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Unstoppable: How Eva Wadzinski is able to thrive and empower others despite epilepsy and seizure clusters

My advice to others with epilepsy or any other condition that limits their daily activities is to learn how to adapt. It is more helpful to accept your limitations and find a new way to work with them. Connect to local, social media, or your university advocacy groups, and if you can’t find one, create […]


My advice to others with epilepsy or any other condition that limits their daily activities is to learn how to adapt. It is more helpful to accept your limitations and find a new way to work with them. Connect to local, social media, or your university advocacy groups, and if you can’t find one, create one. It is critical to find a support group that understands you and what you need, no matter how big or small, and this includes your health care team. With new research being done each and every day, I’m hopeful that there will be new rescue medications for when I do have a seizure at school, at home, and in public that will be able to treat my seizure clusters more quickly and with more ease.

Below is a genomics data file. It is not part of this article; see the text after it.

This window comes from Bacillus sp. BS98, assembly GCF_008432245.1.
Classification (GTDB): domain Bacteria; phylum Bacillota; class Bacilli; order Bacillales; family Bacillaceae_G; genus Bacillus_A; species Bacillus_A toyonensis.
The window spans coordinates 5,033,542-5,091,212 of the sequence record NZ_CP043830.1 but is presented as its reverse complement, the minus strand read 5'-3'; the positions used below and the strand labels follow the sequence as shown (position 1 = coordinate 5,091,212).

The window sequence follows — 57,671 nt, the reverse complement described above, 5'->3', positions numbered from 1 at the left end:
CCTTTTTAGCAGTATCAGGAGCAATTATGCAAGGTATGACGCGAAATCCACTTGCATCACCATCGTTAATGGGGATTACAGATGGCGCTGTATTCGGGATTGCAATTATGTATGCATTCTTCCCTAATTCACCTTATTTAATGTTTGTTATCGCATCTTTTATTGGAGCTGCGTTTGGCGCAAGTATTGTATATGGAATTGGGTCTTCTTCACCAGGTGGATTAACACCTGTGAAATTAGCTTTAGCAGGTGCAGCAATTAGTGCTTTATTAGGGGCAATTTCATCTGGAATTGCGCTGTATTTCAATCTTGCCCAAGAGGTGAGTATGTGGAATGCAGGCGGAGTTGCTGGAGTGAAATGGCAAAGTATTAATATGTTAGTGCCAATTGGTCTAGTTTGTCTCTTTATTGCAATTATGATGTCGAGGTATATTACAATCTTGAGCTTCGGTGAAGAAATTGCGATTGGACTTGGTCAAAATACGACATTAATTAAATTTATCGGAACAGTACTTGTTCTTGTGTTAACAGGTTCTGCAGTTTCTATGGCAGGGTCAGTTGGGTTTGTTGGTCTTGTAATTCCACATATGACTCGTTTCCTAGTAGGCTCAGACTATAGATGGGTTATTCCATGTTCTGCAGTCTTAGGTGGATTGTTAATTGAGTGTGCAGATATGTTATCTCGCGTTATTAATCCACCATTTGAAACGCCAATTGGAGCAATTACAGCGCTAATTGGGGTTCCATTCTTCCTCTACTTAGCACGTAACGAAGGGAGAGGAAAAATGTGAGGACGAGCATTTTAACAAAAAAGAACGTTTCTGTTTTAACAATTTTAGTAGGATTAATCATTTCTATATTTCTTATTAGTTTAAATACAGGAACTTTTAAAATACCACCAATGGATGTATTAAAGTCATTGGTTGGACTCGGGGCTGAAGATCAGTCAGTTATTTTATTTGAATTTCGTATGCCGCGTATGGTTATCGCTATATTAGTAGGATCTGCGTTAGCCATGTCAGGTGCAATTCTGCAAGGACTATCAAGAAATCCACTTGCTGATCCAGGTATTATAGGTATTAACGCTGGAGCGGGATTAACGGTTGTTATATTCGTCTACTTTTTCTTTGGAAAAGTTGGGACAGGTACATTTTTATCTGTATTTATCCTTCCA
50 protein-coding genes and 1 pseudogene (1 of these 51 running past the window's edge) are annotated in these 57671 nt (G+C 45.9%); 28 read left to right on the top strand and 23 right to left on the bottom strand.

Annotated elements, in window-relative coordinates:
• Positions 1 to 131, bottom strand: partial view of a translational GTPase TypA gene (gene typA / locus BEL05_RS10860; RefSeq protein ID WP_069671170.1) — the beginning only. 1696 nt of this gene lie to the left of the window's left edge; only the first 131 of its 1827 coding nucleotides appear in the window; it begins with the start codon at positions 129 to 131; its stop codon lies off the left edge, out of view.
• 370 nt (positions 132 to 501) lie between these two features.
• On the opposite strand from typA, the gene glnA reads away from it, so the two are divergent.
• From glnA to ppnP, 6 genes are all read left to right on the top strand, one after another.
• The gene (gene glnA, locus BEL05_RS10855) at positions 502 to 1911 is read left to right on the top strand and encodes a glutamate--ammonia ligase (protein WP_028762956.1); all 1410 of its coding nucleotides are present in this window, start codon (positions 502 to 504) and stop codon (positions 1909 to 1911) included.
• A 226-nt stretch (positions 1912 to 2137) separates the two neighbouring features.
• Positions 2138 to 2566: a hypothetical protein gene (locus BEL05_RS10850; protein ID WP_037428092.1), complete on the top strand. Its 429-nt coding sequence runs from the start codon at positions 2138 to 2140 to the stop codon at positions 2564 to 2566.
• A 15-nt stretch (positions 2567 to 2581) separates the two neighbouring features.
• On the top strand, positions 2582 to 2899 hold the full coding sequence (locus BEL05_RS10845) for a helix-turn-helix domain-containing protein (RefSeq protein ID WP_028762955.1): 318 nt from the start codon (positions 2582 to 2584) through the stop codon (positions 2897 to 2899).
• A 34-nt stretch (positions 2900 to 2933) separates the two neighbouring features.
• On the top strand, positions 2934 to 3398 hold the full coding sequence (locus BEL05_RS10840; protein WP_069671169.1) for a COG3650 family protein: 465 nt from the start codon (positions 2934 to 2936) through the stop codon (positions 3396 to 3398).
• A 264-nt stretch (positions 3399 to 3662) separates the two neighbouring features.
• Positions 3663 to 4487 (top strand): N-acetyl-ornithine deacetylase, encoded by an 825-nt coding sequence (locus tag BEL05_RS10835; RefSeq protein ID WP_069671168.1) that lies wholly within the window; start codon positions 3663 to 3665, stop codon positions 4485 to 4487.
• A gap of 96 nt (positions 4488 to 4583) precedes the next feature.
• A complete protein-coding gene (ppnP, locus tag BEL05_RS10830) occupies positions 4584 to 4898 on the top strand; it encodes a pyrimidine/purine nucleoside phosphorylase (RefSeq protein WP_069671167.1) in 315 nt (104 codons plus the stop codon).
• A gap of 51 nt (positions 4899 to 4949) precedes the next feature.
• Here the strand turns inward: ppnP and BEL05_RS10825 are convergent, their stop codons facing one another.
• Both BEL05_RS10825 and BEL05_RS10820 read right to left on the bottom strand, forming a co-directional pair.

I had the pleasure of interviewing Eva Wadzinski, a college student from Chicago, IL studying psychology and human development. On the outside, Eva looks like any other college student, but beyond the academic and social stresses of school, Eva also suffers from epilepsy and seizure clusters, a type of seizure emergency, where she has multiple seizures over a number of hours or days. Despite it all, Eva is determined to enjoy all life has to offer and is passionate about sharing her story and connecting with others who have epilepsy or know someone who does, to raise awareness and help educate about the condition.


Thank you so much for doing this with us Eva! What is your “backstory”?